Saturday, August 15, 2015

The Pirates Defensive (In)Efficiency

The past three years the Pirates have been a pretty good defensive team. The numbers and the eye-test generally matched up. There were plus defenders at short, catcher, center and left. Capable defenders at second and third and passable guys at first and in right. In addition the Pirates have been aggressive in adopting shifts and that has undoubtedly helped their ability to turn batted balls into outs.

Defensive efficiency isn't the perfect team metric. Loosely, it's the inverse of BABip. It measures how often a team's defense converts a ball in play into an out. It doesn't track double plays, assists or errors, but it's a simple way to see if a team is doing it's job in the field.

From Baseball Prospectus' glossary page explaining defensive efficiency:

The Defensive Efficiency spectrum based on the 2011 season:

Excellent - Tampa Bay .735 (1st)
Great - Texas .722
Average - Toronto .710
Poor - Pittsburgh .700
Horrendous - Minnesota .693 (30th)

Here is how the Pirates graded out the last three seasons:

2012: 10th .714  (range: .723 - .675)

2013: 5th .715 (range: .727 - .686)

2014: 11th .710 (range: .728 - .685)

The 2015 Pirates have been a different story. They are a terrible defensive team weighed down by their horrific infield defense. At first Pedro Alvarez has been a disaster. As I've mentioned before, Alvarez's inability to transition to first is the single most surprising thing about this Pirates season. Neil Walker is now a below-average defensive second baseman. He's solid at turning the double play but his range is poor. Jordy Mercer is a plus defender at short, but he's been out a month and Jung Ho Kang has been average in his stead. Kang is an excellent defensive third baseman, but most of the starts there have gone to Josh Harrison, surprisingly bad this season, and Aramis Ramirez, a disaster since coming over from the Cubs. It shows in the numbers:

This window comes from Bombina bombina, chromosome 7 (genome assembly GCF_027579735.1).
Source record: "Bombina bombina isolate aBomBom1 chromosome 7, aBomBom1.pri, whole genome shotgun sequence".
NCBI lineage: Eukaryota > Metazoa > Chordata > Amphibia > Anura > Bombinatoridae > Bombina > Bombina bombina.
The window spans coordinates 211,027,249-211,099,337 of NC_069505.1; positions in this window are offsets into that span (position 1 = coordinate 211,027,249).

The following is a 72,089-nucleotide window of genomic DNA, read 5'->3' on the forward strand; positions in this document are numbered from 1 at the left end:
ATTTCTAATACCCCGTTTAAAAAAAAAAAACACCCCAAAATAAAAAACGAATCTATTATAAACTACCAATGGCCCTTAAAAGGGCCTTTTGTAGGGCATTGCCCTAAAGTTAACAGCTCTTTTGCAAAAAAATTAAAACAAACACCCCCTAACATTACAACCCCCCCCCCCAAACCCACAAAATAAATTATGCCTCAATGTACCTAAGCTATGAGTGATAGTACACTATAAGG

2015: 25th .693 (range .722 - .678)

Last night in their 3-2 win over the Mets, the Pirates fielded a lineup of Alvarez at first, Walker at second, Kang at short and Ramirez at third. One thing I'm virtually certain of, none of those guys will be the starter at that position next year.


  1. That really puts the D in perspective! Walker to 1B next yr or gone?

    1. Yes. I'm guessing he's not back because he's going to make $10-11 million, but I wouldn't say it's a lock.

  2. Kang, Mercer, Harrison, Hanson, Morse (uncle Bob isn't paying for him to go away) plus a cheap lefty 1b as a bridge to Josh Bell.

  3. I'm hoping that Alvarez will stay hot at the plate through the end of the year, and the Pirates can then trade him to an American League team as a DH, for something of value. Enough already.
    If Walker has lost a step at second base, and wants to finish his career with the Bucs, he would make a fine first baseman next year. The other teams also know he's slowing down, and his value may not be as rich as we think. It's time for Alen Hanson at second.